Gulf Coast Fisherman Magazine Vol 41; No. 4 - FALL 2017 - Page 13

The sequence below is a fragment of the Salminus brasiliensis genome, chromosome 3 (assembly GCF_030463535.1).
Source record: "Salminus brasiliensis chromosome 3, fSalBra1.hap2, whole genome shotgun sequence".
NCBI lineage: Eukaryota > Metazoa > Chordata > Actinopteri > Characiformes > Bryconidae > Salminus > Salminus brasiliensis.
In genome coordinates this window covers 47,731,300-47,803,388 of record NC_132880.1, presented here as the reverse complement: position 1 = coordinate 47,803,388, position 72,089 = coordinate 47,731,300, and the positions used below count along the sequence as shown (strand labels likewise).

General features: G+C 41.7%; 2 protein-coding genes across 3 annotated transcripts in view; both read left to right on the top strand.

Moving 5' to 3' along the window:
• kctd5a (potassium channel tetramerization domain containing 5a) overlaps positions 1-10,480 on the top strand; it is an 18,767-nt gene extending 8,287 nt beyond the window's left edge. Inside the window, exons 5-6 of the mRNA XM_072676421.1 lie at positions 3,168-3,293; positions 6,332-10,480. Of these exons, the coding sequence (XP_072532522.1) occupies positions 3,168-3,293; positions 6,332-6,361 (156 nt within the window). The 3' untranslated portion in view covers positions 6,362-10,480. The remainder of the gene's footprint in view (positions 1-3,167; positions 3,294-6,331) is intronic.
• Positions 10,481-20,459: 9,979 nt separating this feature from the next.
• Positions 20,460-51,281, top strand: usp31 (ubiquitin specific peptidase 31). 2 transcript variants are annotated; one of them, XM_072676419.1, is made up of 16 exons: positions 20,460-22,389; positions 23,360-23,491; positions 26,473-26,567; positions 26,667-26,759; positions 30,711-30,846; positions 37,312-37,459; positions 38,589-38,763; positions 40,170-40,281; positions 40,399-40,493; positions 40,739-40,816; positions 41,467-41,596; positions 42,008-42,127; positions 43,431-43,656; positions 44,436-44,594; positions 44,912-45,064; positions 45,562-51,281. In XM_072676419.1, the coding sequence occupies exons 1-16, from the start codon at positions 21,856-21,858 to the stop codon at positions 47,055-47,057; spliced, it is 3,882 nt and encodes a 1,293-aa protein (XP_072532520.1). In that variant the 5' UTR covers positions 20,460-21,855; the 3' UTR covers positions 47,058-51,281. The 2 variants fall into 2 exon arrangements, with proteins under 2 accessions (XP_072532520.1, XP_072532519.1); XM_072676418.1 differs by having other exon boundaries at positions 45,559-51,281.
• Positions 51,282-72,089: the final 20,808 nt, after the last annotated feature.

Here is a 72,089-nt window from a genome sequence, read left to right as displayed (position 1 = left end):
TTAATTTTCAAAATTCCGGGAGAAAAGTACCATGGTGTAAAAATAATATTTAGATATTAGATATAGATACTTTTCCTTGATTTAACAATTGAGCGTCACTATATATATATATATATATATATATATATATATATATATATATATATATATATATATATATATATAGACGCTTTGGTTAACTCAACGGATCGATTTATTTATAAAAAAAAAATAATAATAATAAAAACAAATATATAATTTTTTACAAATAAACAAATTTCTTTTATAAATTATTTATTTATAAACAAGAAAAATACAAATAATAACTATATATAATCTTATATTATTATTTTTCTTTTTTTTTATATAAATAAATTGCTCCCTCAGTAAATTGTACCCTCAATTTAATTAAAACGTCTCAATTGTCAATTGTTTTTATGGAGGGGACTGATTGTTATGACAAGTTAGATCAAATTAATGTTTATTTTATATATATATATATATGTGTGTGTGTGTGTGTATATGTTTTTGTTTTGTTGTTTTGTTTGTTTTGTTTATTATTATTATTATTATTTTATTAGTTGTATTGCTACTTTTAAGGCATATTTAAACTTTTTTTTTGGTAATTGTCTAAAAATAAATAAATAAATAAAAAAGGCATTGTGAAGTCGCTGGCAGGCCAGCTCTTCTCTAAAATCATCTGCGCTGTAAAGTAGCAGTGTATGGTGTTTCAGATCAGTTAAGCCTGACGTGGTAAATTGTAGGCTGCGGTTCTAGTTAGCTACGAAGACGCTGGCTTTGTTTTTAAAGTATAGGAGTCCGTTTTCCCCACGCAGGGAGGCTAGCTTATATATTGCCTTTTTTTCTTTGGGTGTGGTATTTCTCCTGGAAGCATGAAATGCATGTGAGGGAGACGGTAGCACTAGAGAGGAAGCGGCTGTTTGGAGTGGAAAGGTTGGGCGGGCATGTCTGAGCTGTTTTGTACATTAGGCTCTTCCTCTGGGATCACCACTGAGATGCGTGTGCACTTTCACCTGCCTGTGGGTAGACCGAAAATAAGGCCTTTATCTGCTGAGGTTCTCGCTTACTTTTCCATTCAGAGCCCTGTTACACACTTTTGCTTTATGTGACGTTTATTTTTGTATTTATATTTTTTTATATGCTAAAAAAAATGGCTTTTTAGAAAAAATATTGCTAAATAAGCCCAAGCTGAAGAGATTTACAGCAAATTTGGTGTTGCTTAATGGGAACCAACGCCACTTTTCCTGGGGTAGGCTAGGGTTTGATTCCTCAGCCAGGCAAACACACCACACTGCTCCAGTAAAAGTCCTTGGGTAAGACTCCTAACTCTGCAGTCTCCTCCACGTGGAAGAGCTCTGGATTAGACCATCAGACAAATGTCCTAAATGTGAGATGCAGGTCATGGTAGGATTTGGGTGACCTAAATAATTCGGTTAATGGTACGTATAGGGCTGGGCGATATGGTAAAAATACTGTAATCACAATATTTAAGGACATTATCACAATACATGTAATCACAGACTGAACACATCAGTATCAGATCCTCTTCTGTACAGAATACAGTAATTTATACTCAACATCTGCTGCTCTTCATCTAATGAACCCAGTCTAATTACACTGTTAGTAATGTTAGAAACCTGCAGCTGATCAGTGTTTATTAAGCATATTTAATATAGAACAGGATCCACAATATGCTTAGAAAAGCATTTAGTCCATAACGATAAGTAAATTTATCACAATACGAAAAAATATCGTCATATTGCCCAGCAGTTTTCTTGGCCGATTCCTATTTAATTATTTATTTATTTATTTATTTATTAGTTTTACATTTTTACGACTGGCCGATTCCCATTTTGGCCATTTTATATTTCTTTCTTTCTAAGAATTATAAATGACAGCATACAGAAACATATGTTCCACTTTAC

Chasing the Birds Introduction to (Continued from page 10.) Wells Daily Fishing Forecast Tidal Currents are the horizontal move- ment of tide waters. This horizontal movement is the most vital factor in marine life. Because currents control the movement of fish food, they are the only advance predictable factor in the movement of our gamefish. All the other minor factors which effect the movement of fish can only be determined on a day-to-day basis. It can be determined when and where the most fish movement will occur on any given day. You can decide whether to fish the deeper reefs, the close to shore feeding areas or the passes from the Gulf. The “why” it works is known to thou- sands of fishermen who have depended on the Fishing Forecast for 60 years. This explanation is mostly for new (to the Fore- cast) fishermen but regular users can ben- efit by reviewing this information. It is essential to understand that fish food starts moving IN and OUT as soon as a tidal current has gained enough horizon- tal speed to force them in the direction of its flow. The time required for a tidal current to build up to a horizontal speed of at least three tenths of a knot (forcing speed) can be from minutes to several hours. For this reason times given in the column, “Starts”, can never be correlated to the time of High Tide or Low Tide as given in sections of this magazine. The Forecast, therefore, starts with the time when a tidal current has reached nec- essary speed or Forcing Power to start a movement in the direction indicated, either IN or OUT. The second time figure repre- sents the end of the Forcing Power as the current slows down to slack water time. Analyzing the two time figures, we start with the first column, the time when movement starts. This time figure com- pared with the last time on the previous line tells you the length of time since the current moved the fish. If the previous current moved IN, then the fish will still be IN until after starting time on this line. If they were moved OUT on the previous current, then they won’t start IN until after this first time figure. The starting time represents the time when a tidal current has gained speed and force to start movement in the direction indicated. This time figure represents the beginning of a period when you do not have to hunt for your fish. By just being sta- tioned on a known and proven reef or channel leading to or from shallow water, the tidal current will bring the fish to you. (See no. 3 - next column.) These periods of movement will gen- erally provide the best and fastest action of the day because the schools of fish will be concentrated and will always be feeding on their moving and exposed food. Because the best fishing usually oc- curs each day following the time shown in this starting column, the variations in- volved are worth studying. First, a study of flooding or incoming currents shows that the IN movement of fish will be slower and more gradual than the OUT movement on an ebbing current. Fishing will be slower with fairly long in- tervals between schools of fish feeding their way into the shallow water areas. However, the continuing action should hold you at your fishing spot until this movement has ended. On the other hand, when a strong cur- rent begins to ebb or go OUT, it will move everything in a short period of time. Ex- cept when a tide is rated Weak or Very Weak, all the gamefish will be out of shallow water well before the time shown when movement is predicted to end. The column of Current Speed Ratings designates each current by its strongest speed. Each of these ratings represents a definite speed range. These speed ranges are Very Weak; Weak; Moderate; Good; Strong; Very Strong; and, Extra Strong. A current rated Good, for instance, will al- ways have the same strength and speed range regardless of when it occurs, either ebbing or flooding. It is very important to adjust the times as shown in the Fishing Forecasts to the area where you are fishing. The times given are for approximately the center of the various bays. Areas nearer the Gulf passes have movements start- ing earlier, so subtract time from that shown. Fishing areas further into the Bays will have movements starting later than the times given. CURRENT MOVEMENT DAY (1 ) TUE 1 DIR STARTS ENDS (2 ) ( 3 ) (4) I 05:30am 09:50am O 01:15pm 02:35pm O 10:20pm 04:20am* GOOD TO MID-MORNING (6) WED I 06:35am 11:15am 2 O 11:15pm 05:25am* MORNING VERY GOOD STRENGTH (5) Good Very Weak V Strong Strong V Strong2 1. Day and Date 2. Direction of current. (I) Incoming or Flooding. (O) Outgoing or Ebbing. 3. Approximate time that current will exceed .3 knot 4. Approximate time that current will slow below .3 knot. 5. Prediction of current strength. 6. Forecast of overall prospect forthe day. 7. A "1" following the strength rating in dicates a lower low tide than usual; a "2" indicates a higher high. “Seeing a bird diving doesn’t necessarily mean anything,” Abruscato explained. “Birds dive into the water all the time. N ot every bird diving into the water means a school of trout, but with the right birds in the right spot, fishing can be awesome! It’s easy to chase terns and pelicans, but it’s those laughing gulls that really give it away. When they start that laughter, people need to pay attention because something is happening.” Anglers also need to “read” the birds. One or two diving gulls might not mean much, but several excited, noisy birds could indicate where a speck school recently popped up. Nothing gets “bird” anglers more excited than hovering gulls. When trout push bait to the surface, birds fly low over the water trying to grab any morsels they can before others get it. “We want to find tight, confined groups of birds,” recommended Ronnie Daniels in Long Beach, MS (Fisher-Man Guide Services). “They are generally going to be sitting on the water or hovering above it and dropping down to pick off bait while making quite a bit of noise. Once we find the right birds diving, we next look underneath them. Whenever we see shrimp, we’ll typically catch speckled trout.” After spotting bird activity, resist the temptation to charge into the tumult at high speed, shut down the outboard and begin flailing the water. Anglers doing that might catch a fish or two, but trout in open water can spook easily and disperse. Nothing shuts down a feeding school like propellers driven by considerable horsepower. Rather than running into the fish, first determine the best place to begin a drift, based upon wind and water movements. Head to that spot, steering well clear of the school. Stop the boat about 100 yards away from the activity. Let the winds or tides carry the boat into the fish. Use the trolling motor only sparingly to keep the boat going slowly and quietly in the right direction. Avoid jumping around in the boat, banging lids or doing anything else that might send vibrations radiating through the hull into the water. “Watch the direction of the birds closely,” advised Guy Stansel (Hackberry Rod and Gun). “They’ll move with the fish, disappear, pop up and disappear again. Watch the currents. Almost every school of fish will be moving in the same direction on any given day. I find that fish schools move against the current more often than with it. I try to determine which (Continued on page 32.) OCTOBER • NOVEMBER • DECEMBER 2 0 1 7 13